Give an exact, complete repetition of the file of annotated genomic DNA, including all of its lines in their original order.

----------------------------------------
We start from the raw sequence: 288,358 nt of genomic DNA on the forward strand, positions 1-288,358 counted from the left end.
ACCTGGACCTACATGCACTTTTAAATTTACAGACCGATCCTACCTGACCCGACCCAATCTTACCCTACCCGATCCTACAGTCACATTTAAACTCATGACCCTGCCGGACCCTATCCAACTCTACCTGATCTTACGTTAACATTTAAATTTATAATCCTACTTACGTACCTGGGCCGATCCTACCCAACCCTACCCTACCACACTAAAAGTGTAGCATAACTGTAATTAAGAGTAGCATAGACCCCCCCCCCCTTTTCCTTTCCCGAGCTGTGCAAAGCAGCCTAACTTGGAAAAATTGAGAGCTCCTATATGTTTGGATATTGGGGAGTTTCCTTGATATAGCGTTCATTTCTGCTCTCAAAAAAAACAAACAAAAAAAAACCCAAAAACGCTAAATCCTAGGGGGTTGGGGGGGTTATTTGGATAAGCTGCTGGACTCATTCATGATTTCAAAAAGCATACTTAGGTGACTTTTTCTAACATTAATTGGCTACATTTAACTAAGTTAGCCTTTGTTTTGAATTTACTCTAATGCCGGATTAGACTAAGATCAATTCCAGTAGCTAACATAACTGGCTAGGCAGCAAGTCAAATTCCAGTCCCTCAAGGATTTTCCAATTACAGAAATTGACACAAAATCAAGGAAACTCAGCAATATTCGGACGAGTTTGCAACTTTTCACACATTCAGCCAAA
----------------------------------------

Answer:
We start from the raw sequence: 288,358 nt of genomic DNA on the forward strand, positions 1-288,358 counted from the left end.
ACCTGGACCTACATGCACTTTTAAATTTACAGACCGATCCTACCTGACCCGACCCAATCTTACCCTACCCGATCCTACAGTCACATTTAAACTCATGACCCTGCCGGACCCTATCCAACTCTACCTGATCTTACGTTAACATTTAAATTTATAATCCTACTTACGTACCTGGGCCGATCCTACCCAACCCTACCCTACCACACTAAAAGTGTAGCATAACTGTAATTAAGAGTAGCATAGACCCCCCCCCCCTTTTCCTTTCCCGAGCTGTGCAAAGCAGCCTAACTTGGAAAAATTGAGAGCTCCTATATGTTTGGATATTGGGGAGTTTCCTTGATATAGCGTTCATTTCTGCTCTCAAAAAAAACAAACAAAAAAAAACCCAAAAACGCTAAATCCTAGGGGGTTGGGGGGGTTATTTGGATAAGCTGCTGGACTCATTCATGATTTCAAAAAGCATACTTAGGTGACTTTTTCTAACATTAATTGGCTACATTTAACTAAGTTAGCCTTTGTTTTGAATTTACTCTAATGCCGGATTAGACTAAGATCAATTCCAGTAGCTAACATAACTGGCTAGGCAGCAAGTCAAATTCCAGTCCCTCAAGGATTTTCCAATTACAGAAATTGACACAAAATCAAGGAAACTCAGCAATATTCGGACGAGTTTGCAACTTTTCACACATTCAGCCAAA